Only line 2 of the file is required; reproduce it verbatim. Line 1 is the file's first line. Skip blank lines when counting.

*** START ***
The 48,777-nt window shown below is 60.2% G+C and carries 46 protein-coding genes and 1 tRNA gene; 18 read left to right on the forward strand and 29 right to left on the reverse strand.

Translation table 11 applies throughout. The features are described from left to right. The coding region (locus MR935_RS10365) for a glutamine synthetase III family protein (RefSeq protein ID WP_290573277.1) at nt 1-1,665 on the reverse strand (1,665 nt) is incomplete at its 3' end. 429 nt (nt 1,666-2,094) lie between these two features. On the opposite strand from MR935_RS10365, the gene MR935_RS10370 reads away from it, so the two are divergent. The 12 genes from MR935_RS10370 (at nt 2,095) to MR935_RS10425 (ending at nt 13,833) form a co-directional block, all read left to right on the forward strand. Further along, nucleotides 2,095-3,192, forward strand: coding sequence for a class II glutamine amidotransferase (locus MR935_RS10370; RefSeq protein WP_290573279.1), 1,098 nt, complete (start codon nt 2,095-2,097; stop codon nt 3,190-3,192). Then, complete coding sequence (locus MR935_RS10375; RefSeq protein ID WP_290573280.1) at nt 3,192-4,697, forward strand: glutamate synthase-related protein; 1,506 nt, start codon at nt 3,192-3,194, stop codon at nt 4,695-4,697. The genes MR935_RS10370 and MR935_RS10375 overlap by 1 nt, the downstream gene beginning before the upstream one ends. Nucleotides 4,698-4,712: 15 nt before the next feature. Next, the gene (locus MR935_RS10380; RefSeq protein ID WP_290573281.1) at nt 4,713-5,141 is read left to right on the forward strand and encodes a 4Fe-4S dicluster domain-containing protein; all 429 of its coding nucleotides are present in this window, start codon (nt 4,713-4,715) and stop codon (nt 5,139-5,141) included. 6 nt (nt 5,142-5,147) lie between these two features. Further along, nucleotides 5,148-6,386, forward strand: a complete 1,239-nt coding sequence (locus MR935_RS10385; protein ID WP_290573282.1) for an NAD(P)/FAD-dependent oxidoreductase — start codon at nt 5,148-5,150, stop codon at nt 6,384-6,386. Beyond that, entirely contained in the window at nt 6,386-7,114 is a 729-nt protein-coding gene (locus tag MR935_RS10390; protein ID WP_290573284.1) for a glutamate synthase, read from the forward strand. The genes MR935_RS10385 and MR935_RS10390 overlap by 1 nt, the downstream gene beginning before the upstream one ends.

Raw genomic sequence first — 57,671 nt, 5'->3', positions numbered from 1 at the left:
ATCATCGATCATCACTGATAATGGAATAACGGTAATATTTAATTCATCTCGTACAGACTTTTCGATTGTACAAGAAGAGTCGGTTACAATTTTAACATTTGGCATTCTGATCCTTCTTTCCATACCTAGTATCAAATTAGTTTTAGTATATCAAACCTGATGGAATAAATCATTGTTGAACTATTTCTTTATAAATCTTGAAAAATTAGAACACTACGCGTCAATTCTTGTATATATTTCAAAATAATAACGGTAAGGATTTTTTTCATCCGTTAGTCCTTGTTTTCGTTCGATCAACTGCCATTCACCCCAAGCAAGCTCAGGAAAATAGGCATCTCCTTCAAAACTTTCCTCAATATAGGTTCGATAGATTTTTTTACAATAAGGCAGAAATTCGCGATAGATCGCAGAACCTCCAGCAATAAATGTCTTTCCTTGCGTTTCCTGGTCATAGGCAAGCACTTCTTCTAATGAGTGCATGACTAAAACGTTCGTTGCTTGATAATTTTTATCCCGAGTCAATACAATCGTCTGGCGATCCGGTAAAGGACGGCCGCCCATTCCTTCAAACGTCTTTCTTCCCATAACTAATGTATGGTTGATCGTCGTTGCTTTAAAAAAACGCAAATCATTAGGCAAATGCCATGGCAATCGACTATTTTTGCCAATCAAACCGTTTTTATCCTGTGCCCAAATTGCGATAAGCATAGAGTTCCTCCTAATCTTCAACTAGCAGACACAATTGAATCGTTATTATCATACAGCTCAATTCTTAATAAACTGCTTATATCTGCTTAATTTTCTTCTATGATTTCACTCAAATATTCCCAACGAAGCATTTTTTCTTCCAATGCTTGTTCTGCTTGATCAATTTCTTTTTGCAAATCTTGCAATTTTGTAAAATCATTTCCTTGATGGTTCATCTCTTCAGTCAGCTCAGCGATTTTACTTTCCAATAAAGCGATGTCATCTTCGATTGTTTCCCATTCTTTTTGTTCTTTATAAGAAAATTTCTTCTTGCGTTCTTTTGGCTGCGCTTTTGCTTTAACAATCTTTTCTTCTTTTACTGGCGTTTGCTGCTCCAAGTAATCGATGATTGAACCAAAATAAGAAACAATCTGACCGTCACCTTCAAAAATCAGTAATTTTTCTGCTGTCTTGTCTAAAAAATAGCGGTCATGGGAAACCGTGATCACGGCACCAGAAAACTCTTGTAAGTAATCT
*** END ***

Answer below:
Translation table 11 applies throughout. The features are described from left to right. The coding region (locus MR935_RS10365) for a glutamine synthetase III family protein (RefSeq protein ID WP_290573277.1) at nt 1-1,665 on the reverse strand (1,665 nt) is incomplete at its 3' end. 429 nt (nt 1,666-2,094) lie between these two features. On the opposite strand from MR935_RS10365, the gene MR935_RS10370 reads away from it, so the two are divergent. The 12 genes from MR935_RS10370 (at nt 2,095) to MR935_RS10425 (ending at nt 13,833) form a co-directional block, all read left to right on the forward strand. Further along, nucleotides 2,095-3,192, forward strand: coding sequence for a class II glutamine amidotransferase (locus MR935_RS10370; RefSeq protein WP_290573279.1), 1,098 nt, complete (start codon nt 2,095-2,097; stop codon nt 3,190-3,192). Then, complete coding sequence (locus MR935_RS10375; RefSeq protein ID WP_290573280.1) at nt 3,192-4,697, forward strand: glutamate synthase-related protein; 1,506 nt, start codon at nt 3,192-3,194, stop codon at nt 4,695-4,697. The genes MR935_RS10370 and MR935_RS10375 overlap by 1 nt, the downstream gene beginning before the upstream one ends. Nucleotides 4,698-4,712: 15 nt before the next feature. Next, the gene (locus MR935_RS10380; RefSeq protein ID WP_290573281.1) at nt 4,713-5,141 is read left to right on the forward strand and encodes a 4Fe-4S dicluster domain-containing protein; all 429 of its coding nucleotides are present in this window, start codon (nt 4,713-4,715) and stop codon (nt 5,139-5,141) included. 6 nt (nt 5,142-5,147) lie between these two features. Further along, nucleotides 5,148-6,386, forward strand: a complete 1,239-nt coding sequence (locus MR935_RS10385; protein ID WP_290573282.1) for an NAD(P)/FAD-dependent oxidoreductase — start codon at nt 5,148-5,150, stop codon at nt 6,384-6,386. Beyond that, entirely contained in the window at nt 6,386-7,114 is a 729-nt protein-coding gene (locus tag MR935_RS10390; protein ID WP_290573284.1) for a glutamate synthase, read from the forward strand. The genes MR935_RS10385 and MR935_RS10390 overlap by 1 nt, the downstream gene beginning before the upstream one ends.